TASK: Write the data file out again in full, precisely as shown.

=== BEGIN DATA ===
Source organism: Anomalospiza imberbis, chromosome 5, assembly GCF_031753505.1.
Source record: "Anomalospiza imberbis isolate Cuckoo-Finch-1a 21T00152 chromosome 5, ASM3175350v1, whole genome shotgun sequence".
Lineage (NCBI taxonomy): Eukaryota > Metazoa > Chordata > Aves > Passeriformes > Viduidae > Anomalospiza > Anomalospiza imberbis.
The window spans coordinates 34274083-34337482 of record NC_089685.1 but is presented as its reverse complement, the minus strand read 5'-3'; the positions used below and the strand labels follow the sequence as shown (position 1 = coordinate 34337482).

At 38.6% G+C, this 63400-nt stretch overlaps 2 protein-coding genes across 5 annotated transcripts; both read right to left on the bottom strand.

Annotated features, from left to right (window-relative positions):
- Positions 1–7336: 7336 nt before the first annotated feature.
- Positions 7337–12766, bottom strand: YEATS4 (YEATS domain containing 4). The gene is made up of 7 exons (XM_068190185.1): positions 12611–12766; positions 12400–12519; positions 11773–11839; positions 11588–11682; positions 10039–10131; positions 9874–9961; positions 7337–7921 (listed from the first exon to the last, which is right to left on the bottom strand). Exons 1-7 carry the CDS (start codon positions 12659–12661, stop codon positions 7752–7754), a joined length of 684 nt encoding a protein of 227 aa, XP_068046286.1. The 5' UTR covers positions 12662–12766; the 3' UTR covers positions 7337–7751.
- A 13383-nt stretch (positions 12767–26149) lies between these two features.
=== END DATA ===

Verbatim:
Source organism: Anomalospiza imberbis, chromosome 5, assembly GCF_031753505.1.
Source record: "Anomalospiza imberbis isolate Cuckoo-Finch-1a 21T00152 chromosome 5, ASM3175350v1, whole genome shotgun sequence".
Lineage (NCBI taxonomy): Eukaryota > Metazoa > Chordata > Aves > Passeriformes > Viduidae > Anomalospiza > Anomalospiza imberbis.
The window spans coordinates 34274083-34337482 of record NC_089685.1 but is presented as its reverse complement, the minus strand read 5'-3'; the positions used below and the strand labels follow the sequence as shown (position 1 = coordinate 34337482).

At 38.6% G+C, this 63400-nt stretch overlaps 2 protein-coding genes across 5 annotated transcripts; both read right to left on the bottom strand.

Annotated features, from left to right (window-relative positions):
- Positions 1–7336: 7336 nt before the first annotated feature.
- Positions 7337–12766, bottom strand: YEATS4 (YEATS domain containing 4). The gene is made up of 7 exons (XM_068190185.1): positions 12611–12766; positions 12400–12519; positions 11773–11839; positions 11588–11682; positions 10039–10131; positions 9874–9961; positions 7337–7921 (listed from the first exon to the last, which is right to left on the bottom strand). Exons 1-7 carry the CDS (start codon positions 12659–12661, stop codon positions 7752–7754), a joined length of 684 nt encoding a protein of 227 aa, XP_068046286.1. The 5' UTR covers positions 12662–12766; the 3' UTR covers positions 7337–7751.
- A 13383-nt stretch (positions 12767–26149) lies between these two features.